Sama Chakeva: Mithila’s festival of folk tales and songs

Bihar is home to numerous folk tales and songs, Sama Chakeva is one of such festivals that celebrates it all. In Bihar, it is mostly celebrated in the ancient Mithila region which comprises Darbhanga, Saharsa, Madhubani and a few other districts. Mythologically, in Skanda Purana and Padma Purana, we get the reference to the story of Sama Chakeva. This festive tradition is said to be as strong as Rakhi.

The story behind this festivity is interpreted as a celebration of brother and sister love; and to welcome the migratory birds coming towards the plain in the winter season, mostly November, from Himalayan terrain. According to popular legend, the celebration of Sama-Chakeva originates from the tragic tale of Sama, the daughter of Krishna as described in Puranas. The story is that a wicked character hatched an evil design and made a false allegation that Sama had illicit connections with an ascetic. Krishna got furious and cursed her to become a bird. However, when Sama’s brother, Chakeva, got to know about the episode, he observed self penance. Sama was finally brought to human form following her brother’s affection and sacrifice for her, making this festival cherish the pure bond of a brother-sister.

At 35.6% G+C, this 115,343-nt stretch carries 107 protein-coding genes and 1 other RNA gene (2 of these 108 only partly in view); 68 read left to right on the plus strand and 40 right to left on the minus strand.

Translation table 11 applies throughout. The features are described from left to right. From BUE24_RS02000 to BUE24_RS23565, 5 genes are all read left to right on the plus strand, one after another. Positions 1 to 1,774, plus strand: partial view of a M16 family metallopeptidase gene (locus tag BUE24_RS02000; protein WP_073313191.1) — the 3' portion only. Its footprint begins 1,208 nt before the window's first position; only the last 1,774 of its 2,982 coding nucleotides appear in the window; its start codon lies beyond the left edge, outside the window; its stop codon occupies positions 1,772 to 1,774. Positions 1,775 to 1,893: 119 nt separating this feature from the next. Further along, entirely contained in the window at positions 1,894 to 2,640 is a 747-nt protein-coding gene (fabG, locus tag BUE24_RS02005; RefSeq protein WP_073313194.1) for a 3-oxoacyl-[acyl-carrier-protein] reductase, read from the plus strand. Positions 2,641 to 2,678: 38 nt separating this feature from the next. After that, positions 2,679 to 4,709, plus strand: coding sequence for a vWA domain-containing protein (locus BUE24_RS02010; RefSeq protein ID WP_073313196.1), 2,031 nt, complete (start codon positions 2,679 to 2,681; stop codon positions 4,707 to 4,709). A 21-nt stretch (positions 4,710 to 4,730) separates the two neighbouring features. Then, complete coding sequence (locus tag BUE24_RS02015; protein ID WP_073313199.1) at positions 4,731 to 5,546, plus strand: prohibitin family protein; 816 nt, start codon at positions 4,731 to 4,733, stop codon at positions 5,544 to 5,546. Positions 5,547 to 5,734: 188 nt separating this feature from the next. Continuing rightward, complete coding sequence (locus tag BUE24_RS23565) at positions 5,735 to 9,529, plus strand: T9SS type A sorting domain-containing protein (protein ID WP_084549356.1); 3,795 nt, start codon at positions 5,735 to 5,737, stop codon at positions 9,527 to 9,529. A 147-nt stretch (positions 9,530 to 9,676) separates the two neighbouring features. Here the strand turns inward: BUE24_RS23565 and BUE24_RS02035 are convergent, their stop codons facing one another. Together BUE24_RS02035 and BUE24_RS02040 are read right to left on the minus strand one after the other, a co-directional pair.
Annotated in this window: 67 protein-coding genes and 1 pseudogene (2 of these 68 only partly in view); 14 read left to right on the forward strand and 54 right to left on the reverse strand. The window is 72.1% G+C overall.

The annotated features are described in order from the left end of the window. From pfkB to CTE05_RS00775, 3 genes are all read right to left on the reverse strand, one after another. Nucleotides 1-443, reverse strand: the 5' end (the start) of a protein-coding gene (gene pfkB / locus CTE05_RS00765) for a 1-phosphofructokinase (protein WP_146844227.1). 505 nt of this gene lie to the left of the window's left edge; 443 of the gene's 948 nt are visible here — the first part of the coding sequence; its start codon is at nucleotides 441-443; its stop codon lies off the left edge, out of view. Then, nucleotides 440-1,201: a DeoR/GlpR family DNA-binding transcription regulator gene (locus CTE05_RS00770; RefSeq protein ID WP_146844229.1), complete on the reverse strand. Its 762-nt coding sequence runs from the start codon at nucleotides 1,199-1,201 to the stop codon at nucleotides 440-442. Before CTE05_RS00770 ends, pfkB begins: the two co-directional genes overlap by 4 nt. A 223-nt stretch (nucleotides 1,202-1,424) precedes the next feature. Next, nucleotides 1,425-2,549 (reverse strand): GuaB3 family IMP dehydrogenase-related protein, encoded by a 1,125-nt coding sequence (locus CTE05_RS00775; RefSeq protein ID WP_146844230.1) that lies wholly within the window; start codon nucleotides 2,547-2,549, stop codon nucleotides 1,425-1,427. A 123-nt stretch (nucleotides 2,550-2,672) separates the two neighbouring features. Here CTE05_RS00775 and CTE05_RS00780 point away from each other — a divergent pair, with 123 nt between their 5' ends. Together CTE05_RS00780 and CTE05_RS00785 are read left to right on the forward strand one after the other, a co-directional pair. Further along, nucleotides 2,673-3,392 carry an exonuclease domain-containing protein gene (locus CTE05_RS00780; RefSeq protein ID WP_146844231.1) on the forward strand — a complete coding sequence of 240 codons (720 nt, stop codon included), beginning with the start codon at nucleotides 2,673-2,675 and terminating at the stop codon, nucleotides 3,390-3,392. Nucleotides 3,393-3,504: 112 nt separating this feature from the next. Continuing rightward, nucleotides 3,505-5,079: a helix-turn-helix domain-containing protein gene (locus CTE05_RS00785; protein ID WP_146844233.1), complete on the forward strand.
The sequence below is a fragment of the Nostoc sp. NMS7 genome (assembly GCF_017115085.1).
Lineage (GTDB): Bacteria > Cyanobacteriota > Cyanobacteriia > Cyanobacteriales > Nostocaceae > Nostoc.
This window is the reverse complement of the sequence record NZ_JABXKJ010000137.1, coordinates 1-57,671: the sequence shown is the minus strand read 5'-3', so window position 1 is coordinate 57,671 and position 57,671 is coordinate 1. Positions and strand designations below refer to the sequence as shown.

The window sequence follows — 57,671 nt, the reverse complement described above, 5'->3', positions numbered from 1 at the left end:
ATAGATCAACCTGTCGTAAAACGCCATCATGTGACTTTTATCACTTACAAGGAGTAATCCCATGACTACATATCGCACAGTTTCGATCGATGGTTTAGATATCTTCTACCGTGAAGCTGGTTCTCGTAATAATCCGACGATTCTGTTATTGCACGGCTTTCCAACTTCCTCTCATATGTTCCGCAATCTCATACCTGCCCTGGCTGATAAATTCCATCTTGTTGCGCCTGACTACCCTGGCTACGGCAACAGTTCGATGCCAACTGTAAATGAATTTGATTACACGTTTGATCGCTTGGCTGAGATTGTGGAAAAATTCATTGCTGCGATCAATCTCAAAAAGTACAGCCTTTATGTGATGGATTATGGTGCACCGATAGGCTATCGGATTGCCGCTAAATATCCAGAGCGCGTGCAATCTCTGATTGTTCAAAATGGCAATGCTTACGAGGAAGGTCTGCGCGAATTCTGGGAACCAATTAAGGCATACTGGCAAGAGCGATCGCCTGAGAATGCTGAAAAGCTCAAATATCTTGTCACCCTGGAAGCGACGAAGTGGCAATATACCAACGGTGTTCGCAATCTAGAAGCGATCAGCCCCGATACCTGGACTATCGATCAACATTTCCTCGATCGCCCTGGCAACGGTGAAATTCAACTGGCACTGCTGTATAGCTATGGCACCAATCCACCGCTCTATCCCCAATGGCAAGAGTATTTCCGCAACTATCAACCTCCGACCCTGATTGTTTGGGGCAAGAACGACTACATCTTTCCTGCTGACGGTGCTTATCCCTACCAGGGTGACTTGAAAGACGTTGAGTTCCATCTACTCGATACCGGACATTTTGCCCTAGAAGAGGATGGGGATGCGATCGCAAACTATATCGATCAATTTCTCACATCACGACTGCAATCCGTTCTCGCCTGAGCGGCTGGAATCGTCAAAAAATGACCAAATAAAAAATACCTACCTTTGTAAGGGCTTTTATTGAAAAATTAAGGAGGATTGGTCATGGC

Sama-Chakeva is also associated with the folk song tradition and represents the creations of poets and artisans working together to rejuvenate the local spirit of family bonding and festivity. The celebration starts on the night of Chhath puja. This is the 7th day of the month of Kartik. Young, mostly unmarried girls assemble near the ghats of chhath with a basket containing small idols of sama and chakeva, candles, kohl, clay made daily use appliances etc. at night. They sing traditional Mithila songs and perform some rituals, like making kohl, exchanging baskets.

These nine days of festivity continue till Kartik Purnima. On the auspicious occasion of Kartik Purnima, girls take a dip in the river and the idols of sama and chakeva are immersed in the river. Earlier, womenfolk in Mithila used to make clay idols of different birds and decorated them in traditional ways. Nowadays, ready-made clay idols of Sama-Chakeva are available in the market. Songs like ‘vrindavan me aag lagle, koi na bujhaile, Humre bhaiya bujaile’ and ‘chugla ke mochh me aag lgle’. Many singers including Padma Bhushan Sharda Sinha have sung multiple renditions of the folk songs that belong to Sama-chakeva traditions.